New things are on the horizon for me and my art, and hopefully it will include artists that want to connect up and share, too. More coming this summer. Suspense!
Will be dropping off a textile art piece to share for the 375th "Paint the Town" exhibit this week. It may or may not be finished at this point, not saying, but it will be done by drop off time. The photo to the left is the digital print I began with, and it shows my little house on one of the oldest maps in Reading.
I like the piece and it says what I wanted it to say -- that living in good old 01867 has really been ground zero in my world, that my center never shifted -- even when I was living in Istanbul or Somerville. Home is here, in this old house, on this old street, a few doors down from the school where I am fortunate enough to now teach. I have memories of my Irish Grandfather living in Reading when I was little, and us walking together from the candy store near the depot, and him covering me with his jacket when it started to rain. Of my mom and me sneaking to McDonalds for a picnic lunch (and to feed the pigeons) when other 5 year olds were in kindergarten, and I had yet to start school. Of church fairs, school open houses, and the lights on the common. All of it. I have so many memories, and as a friend once said, "have the deepest roots of anyone she's ever known." I don't know why. Mom and Dad Ropple are buried up the street, and I can still bring flowers from their yard to their graves (as Dad requested.) I can be woken up by sunshine in my bed in the same place it was 45 years ago. Now, though, I share the room with my pups and cats, not my poor sister who always was more organized than I was!
Most of all, I can be part of teaching kids here -- an honor that I will never ever be able to understand. I used to walk my dogs around Parker before being a teacher, in awe of the building and the unbelievable people who staffed it. Once I'd started to study teaching, I distinctly remember telling my dog that "One day, after I teach for a long time somewhere else and get good enough, maybe, just maybe, I can teach here." My boxer girl said "yeah, right," and was not too worried about the chances of that happening.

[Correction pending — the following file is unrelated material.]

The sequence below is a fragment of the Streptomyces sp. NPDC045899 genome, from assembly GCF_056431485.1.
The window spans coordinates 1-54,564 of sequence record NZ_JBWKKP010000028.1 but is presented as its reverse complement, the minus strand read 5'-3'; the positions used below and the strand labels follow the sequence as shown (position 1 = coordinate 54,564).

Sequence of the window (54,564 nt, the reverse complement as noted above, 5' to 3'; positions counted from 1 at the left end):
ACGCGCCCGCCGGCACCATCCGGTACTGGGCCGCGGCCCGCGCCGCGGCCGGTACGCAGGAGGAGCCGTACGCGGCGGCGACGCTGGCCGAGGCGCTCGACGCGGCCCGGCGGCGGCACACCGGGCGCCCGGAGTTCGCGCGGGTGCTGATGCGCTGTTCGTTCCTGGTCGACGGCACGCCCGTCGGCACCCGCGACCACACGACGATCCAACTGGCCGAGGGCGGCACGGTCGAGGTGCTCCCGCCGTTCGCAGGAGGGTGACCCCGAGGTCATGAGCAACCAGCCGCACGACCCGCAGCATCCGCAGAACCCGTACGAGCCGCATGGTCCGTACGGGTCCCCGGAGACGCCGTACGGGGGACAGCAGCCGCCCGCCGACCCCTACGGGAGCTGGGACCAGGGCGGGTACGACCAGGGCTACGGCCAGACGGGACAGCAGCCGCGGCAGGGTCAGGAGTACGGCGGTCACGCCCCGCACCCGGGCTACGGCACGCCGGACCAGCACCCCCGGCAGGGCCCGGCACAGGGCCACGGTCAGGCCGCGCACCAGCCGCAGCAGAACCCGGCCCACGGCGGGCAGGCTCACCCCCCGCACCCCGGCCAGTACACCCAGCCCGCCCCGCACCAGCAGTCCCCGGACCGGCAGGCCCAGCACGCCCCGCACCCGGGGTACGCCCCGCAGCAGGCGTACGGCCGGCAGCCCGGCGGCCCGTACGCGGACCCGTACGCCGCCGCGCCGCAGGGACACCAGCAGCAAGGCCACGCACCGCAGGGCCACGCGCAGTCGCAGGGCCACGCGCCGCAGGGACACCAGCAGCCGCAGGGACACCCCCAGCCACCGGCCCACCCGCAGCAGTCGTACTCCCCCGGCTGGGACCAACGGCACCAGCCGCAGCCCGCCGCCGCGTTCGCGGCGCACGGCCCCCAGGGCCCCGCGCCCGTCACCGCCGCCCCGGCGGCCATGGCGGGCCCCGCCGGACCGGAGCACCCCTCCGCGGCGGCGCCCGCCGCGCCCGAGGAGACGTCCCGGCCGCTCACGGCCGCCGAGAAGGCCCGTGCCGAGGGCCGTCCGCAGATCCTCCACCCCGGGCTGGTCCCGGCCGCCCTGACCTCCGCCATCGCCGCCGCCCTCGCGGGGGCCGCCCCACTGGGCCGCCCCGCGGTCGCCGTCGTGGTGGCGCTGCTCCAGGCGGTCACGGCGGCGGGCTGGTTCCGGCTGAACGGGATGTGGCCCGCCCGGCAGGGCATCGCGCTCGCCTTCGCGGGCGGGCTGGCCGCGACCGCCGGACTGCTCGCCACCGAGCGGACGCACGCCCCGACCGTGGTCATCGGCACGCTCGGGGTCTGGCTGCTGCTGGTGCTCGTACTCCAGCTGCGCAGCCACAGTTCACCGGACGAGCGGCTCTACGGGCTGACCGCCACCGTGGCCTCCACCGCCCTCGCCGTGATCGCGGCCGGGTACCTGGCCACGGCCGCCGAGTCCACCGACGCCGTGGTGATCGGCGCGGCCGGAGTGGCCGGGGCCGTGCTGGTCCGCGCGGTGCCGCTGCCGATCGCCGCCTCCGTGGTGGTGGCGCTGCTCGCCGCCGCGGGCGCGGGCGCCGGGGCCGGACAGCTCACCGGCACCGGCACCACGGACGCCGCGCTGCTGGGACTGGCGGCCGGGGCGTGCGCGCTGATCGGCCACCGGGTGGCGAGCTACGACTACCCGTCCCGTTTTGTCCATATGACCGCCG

The school, under the leadership of Jack Delaney, was iconic in so many Reading kids' lives. Fast forward twenty five years and I still shake my head with wonder at the role I've been given, and perpetually question my efficacy. Teaching is truly the toughest job you'll ever love. To all the kids whose needs I did not meet, I give you a heartfelt apology and hope you were able to find it somewhere else. For those of you who I can or could help, I am grateful for the opportunity. I am grateful now, too, that our school has an outstanding principal, Richelle Shankland, providing true leadership and devotion with humor, professionalism, and sheer talent. We are so lucky to have her.
As Reading turns 375, I think of all my memories, which condense into such a short time compared to the town's long history, and am grateful that I was able to stay. A little town, a strange town, my soul's Ground Zero. Happy Birthday, Reading!